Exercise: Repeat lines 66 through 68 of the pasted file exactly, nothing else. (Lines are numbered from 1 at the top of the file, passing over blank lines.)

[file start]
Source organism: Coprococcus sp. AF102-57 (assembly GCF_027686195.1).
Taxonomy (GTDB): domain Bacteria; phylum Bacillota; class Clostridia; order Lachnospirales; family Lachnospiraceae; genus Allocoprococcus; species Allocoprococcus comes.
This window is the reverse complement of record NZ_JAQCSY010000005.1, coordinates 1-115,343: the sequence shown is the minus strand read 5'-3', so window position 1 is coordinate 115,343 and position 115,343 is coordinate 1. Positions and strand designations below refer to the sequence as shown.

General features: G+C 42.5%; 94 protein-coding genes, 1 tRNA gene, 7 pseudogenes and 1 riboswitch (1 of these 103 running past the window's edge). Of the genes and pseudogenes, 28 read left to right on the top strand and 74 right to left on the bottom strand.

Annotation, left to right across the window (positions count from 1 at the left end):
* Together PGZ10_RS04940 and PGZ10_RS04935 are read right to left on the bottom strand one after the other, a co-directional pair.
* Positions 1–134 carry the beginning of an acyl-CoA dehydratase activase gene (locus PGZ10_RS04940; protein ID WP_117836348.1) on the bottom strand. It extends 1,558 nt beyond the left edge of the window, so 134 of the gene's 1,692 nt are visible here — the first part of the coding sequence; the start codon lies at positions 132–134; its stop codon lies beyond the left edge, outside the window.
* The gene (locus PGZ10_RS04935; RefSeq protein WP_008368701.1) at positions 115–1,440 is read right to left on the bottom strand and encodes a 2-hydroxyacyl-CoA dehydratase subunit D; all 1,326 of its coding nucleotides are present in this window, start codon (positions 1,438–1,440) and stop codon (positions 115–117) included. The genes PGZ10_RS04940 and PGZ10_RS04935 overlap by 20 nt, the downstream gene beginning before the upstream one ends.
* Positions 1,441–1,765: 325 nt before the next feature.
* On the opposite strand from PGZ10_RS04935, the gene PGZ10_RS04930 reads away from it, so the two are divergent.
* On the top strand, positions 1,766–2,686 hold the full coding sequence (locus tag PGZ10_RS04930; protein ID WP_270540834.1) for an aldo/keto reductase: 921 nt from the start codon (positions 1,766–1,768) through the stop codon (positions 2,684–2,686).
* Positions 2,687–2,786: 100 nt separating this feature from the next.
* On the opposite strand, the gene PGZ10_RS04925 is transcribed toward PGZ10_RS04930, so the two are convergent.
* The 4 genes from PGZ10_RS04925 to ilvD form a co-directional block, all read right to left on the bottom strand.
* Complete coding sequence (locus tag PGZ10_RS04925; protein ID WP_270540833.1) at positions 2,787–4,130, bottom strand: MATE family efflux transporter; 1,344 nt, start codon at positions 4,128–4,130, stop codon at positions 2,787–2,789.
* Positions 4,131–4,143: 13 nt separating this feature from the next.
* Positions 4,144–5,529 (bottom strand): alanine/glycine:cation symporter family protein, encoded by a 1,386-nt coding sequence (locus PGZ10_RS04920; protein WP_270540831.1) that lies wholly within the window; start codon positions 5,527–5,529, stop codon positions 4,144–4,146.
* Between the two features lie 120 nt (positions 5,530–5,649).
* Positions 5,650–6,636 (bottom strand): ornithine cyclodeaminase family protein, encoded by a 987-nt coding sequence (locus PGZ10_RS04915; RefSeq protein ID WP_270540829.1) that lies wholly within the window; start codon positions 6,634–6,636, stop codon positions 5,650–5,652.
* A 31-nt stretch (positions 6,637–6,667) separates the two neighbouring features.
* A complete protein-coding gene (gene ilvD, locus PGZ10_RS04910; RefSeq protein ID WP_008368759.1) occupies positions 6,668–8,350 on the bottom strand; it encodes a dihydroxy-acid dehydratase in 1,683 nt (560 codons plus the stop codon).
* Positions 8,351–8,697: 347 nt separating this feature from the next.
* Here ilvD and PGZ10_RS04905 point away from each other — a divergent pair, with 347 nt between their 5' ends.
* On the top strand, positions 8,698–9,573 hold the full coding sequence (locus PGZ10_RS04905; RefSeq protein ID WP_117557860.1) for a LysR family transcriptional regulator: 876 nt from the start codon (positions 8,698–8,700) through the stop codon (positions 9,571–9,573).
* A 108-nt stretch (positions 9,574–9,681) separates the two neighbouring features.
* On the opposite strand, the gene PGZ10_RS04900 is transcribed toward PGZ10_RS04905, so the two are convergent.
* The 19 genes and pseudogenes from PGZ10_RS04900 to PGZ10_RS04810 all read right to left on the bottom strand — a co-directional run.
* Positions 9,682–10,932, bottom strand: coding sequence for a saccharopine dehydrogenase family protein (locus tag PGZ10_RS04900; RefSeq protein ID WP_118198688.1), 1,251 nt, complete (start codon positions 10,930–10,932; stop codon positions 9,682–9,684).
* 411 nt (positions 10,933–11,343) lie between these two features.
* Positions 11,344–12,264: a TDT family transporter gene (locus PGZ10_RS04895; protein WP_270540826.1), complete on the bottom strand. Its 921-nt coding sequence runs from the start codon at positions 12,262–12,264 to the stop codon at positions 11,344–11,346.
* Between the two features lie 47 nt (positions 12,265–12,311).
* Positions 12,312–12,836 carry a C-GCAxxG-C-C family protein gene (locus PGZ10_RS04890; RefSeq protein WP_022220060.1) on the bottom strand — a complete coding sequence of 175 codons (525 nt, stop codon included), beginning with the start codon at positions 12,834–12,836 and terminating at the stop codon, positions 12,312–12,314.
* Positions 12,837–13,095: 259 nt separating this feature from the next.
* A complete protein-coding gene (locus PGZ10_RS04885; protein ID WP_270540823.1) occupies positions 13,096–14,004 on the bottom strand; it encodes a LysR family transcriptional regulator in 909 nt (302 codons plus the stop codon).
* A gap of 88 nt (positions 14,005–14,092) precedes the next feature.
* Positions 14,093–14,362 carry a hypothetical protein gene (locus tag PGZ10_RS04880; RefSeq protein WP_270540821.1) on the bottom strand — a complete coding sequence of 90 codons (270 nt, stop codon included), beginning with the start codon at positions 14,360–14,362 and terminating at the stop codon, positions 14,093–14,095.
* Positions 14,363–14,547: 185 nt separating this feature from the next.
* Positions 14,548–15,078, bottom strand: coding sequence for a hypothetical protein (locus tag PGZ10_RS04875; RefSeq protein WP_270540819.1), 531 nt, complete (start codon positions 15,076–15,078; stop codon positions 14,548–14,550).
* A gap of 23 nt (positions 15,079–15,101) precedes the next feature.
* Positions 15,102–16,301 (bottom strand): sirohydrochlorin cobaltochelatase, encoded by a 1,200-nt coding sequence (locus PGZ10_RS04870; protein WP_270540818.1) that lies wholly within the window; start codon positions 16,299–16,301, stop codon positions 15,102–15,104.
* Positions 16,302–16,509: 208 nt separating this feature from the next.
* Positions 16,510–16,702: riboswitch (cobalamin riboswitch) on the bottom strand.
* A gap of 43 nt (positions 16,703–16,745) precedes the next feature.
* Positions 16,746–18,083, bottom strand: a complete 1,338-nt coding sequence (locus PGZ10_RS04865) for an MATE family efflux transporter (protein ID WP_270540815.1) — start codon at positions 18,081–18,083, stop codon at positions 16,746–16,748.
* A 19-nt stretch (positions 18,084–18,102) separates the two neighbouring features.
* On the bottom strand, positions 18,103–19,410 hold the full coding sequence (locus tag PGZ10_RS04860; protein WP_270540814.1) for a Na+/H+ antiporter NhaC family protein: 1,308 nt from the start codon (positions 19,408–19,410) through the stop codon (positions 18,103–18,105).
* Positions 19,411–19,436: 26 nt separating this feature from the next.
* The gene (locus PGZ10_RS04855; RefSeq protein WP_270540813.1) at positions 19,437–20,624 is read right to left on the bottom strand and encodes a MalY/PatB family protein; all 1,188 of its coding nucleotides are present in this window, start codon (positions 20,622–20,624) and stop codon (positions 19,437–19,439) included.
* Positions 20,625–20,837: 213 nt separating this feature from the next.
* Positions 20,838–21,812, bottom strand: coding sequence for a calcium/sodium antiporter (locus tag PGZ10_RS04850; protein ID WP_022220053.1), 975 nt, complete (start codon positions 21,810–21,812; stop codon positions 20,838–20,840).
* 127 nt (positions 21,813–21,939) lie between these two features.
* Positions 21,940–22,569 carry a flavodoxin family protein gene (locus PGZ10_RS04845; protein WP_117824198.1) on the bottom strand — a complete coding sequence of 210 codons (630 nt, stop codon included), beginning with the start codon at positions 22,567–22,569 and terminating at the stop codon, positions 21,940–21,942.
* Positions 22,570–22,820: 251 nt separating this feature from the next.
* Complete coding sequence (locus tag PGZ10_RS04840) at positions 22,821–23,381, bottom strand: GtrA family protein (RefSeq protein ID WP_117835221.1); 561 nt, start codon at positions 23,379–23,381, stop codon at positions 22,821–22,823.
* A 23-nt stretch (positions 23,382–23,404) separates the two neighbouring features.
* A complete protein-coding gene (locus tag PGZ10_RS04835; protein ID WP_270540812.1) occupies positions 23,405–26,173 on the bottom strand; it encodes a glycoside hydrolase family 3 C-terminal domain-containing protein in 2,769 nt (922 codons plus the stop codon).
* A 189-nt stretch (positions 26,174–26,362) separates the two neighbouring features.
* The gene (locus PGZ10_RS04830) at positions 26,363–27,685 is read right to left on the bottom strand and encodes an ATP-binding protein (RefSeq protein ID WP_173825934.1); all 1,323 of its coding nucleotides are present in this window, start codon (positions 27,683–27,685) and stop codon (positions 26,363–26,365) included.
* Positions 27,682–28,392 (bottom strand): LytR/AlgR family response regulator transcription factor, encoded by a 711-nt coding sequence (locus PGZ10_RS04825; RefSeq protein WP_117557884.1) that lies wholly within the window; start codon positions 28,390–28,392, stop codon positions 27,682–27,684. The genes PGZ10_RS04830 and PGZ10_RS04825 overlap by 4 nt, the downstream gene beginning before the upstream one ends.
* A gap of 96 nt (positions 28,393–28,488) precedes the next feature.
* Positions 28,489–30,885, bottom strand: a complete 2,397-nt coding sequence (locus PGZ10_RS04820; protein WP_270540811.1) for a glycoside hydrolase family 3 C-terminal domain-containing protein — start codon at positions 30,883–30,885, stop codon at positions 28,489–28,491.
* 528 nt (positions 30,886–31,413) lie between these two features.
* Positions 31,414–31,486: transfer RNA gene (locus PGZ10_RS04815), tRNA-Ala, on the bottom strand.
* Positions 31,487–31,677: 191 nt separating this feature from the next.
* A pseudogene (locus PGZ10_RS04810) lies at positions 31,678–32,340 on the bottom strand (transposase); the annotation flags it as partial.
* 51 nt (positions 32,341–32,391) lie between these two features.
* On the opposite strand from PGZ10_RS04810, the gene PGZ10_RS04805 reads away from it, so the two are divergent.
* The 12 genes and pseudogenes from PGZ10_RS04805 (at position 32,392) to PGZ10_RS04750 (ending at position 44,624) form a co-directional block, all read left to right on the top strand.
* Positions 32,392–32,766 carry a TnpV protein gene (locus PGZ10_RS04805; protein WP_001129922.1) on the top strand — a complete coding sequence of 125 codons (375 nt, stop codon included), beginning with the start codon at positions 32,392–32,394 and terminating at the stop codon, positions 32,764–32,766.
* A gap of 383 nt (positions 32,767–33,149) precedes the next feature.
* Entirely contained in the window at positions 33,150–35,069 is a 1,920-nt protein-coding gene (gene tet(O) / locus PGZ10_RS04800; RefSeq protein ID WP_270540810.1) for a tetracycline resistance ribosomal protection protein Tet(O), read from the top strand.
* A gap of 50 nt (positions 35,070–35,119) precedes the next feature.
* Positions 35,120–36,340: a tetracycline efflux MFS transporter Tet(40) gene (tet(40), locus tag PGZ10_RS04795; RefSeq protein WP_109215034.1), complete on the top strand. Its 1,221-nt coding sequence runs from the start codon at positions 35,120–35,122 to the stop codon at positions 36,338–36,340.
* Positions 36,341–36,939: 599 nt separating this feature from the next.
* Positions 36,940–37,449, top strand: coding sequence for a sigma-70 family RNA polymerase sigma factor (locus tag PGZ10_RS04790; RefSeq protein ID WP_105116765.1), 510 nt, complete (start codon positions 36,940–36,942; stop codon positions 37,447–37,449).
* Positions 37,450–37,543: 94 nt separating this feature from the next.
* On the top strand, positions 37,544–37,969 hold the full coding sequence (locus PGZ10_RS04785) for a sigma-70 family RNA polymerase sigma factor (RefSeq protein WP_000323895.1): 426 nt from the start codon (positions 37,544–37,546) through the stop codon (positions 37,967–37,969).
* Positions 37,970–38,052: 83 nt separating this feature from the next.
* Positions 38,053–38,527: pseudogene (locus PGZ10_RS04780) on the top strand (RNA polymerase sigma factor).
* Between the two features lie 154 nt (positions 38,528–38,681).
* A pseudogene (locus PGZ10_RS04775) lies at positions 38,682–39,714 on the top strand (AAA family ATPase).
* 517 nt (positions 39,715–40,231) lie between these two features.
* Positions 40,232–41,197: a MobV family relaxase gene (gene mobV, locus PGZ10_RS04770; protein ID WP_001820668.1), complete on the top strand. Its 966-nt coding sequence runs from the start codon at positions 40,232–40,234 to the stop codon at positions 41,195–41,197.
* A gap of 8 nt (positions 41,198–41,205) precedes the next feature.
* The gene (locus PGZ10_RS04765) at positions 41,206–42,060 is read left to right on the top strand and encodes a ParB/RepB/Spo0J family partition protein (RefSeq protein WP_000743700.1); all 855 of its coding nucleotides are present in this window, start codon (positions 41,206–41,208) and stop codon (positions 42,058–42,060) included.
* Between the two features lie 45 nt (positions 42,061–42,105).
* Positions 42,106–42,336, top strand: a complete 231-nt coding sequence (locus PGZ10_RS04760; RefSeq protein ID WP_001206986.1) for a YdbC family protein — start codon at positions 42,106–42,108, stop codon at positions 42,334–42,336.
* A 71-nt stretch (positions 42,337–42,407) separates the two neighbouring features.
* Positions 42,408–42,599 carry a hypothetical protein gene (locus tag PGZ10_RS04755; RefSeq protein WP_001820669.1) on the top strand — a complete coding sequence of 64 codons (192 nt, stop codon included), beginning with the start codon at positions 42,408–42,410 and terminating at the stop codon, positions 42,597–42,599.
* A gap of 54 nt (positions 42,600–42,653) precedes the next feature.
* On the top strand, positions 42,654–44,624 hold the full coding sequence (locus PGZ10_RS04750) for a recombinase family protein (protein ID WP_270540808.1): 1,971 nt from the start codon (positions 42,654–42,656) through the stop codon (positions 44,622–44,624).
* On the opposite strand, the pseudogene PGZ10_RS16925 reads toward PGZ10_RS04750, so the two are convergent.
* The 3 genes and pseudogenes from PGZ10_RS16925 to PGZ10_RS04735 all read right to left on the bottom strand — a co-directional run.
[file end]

* 51 nt (positions 32,341–32,391) lie between these two features.
* On the opposite strand from PGZ10_RS04810, the gene PGZ10_RS04805 reads away from it, so the two are divergent.
* The 12 genes and pseudogenes from PGZ10_RS04805 (at position 32,392) to PGZ10_RS04750 (ending at position 44,624) form a co-directional block, all read left to right on the top strand.